Real-time analysis of RNA G-quadruplexes in active cells is now possible thanks to a novel microscopic technique, which has implications for the treatment of amyotrophic lateral sclerosis.

Amyotrophic lateral sclerosis (ALS), also referred to as Stephen Hawking’s disease and Lou Gehrig’s disease, is a neurodegenerative condition that causes the body’s muscles to gradually lose control. Over 90% of cases have an unknown cause, but both genetic and environmental factors are thought to be involved. It is currently incurable.

The research teams of Prof. Jerker Widengren at the KTH Royal Institute of Technology in Sweden and Dr. Akira Kitamura at the Faculty of Advanced Life Science at Hokkaido University have created a novel method that can recognize an RNA’s distinctive structure in real time in living cells. In the journal Nucleic Acids Research, the fluorescence-microscopic spectroscopy-based method was described.

“One of the genetic factors that is believed to be involved in the development of ALS is a specific sequence of RNA that forms a four-stranded structure, called a G-quadruplex,” explains Kitamura, first author of the study.

“Normally, these structures regulate the expression of genes. However, a mutation in chromosome 9 in humans results in the formation of G-quadruplexes that may play a role in neurodegenerative diseases including ALS.”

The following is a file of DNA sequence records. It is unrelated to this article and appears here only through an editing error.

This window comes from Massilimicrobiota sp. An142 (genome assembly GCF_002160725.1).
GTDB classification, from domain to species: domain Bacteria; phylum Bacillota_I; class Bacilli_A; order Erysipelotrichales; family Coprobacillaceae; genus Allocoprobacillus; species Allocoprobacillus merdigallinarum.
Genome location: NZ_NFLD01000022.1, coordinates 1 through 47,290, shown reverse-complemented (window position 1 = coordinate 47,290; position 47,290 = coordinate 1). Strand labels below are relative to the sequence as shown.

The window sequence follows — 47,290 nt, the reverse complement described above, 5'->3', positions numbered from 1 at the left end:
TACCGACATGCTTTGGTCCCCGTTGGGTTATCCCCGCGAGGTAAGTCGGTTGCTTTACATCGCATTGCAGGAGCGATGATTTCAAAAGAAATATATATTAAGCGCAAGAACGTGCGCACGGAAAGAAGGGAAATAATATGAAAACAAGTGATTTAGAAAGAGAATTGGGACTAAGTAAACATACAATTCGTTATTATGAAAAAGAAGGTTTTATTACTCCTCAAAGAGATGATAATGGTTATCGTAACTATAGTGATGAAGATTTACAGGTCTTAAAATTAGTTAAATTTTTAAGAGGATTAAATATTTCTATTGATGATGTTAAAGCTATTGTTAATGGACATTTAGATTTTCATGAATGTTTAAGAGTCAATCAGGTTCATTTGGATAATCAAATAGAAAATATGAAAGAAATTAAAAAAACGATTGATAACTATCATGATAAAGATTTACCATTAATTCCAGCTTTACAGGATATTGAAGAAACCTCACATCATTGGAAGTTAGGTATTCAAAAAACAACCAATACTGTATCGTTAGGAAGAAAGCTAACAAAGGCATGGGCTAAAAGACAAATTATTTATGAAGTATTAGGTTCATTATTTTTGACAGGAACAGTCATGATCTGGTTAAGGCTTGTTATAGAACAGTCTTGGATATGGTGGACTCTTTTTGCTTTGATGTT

The inability to observe the formation and location of G-quadruplexes in living cells in real time has been one of the biggest obstacles to understanding the precise function of G-quadruplexes in disease. The Kitamura and Widengren groups were successful in creating a straightforward, reliable, and broadly applicable technique that addresses current problems.

The technique tracks a cyanine dye called Alexa Fluor 647 (AF647). When labeled to RNA, the fluorescence blinking state of the dye is altered with formation of the RNA G-quadruplexes. The groups analyzed the AF647-labeled RNA using a microscopy technique called TRAST (TRAnsient STate) monitoring to detect this fluorescence blinking in real time.

The fluorescent blinking of cyanine dye (Alexa Fluor 647, pink star) bound to RNA changes depending on the structure of the RNA. When the RNA is folded like a hairpin, the fluorescent blinking is fast, and when the RNA switches to a G-quadruplex, the blinking is slow (Akira Kitamura).

The fluorescent blinking of cyanine dye (Alexa Fluor 647, pink star) bound to RNA changes depending on the structure of the RNA. When the RNA is folded like a hairpin, the fluorescent blinking is fast, and when the RNA switches to a G-quadruplex, the blinking is slow (Akira Kitamura).

“Visually, the time-resolved changes in intensity of fluorescence appear as blinking”, said Kitamura, describing the technique. “In TRAST, we expose cells to a specific pattern of changing light intensities and measure the average intensity of fluorescence emitted from the RNA-bound dye in the cells across specific time intervals. By measuring changes in blinking properties, we can distinguish the structures of RNA within the cell.”

Under controlled laboratory conditions, the team calibrated their experiment and identified precisely which fluorescence blinking represented RNA G-quadruplexes. This information allowed them to use TRAST to locate RNA G-quadruplexes within living cells.

The research presented here demonstrates that cyanine dyes can provide sensitive readout parameters on the RNA G-quadruplex folding states in living cells, even for single cells. The ability to study RNA G-quadruplexes in disease in real time at the intracellular level is consequently made possible. It can also be used to research how proteins in cells fold and misfold.

Post a Comment

Previous Post Next Post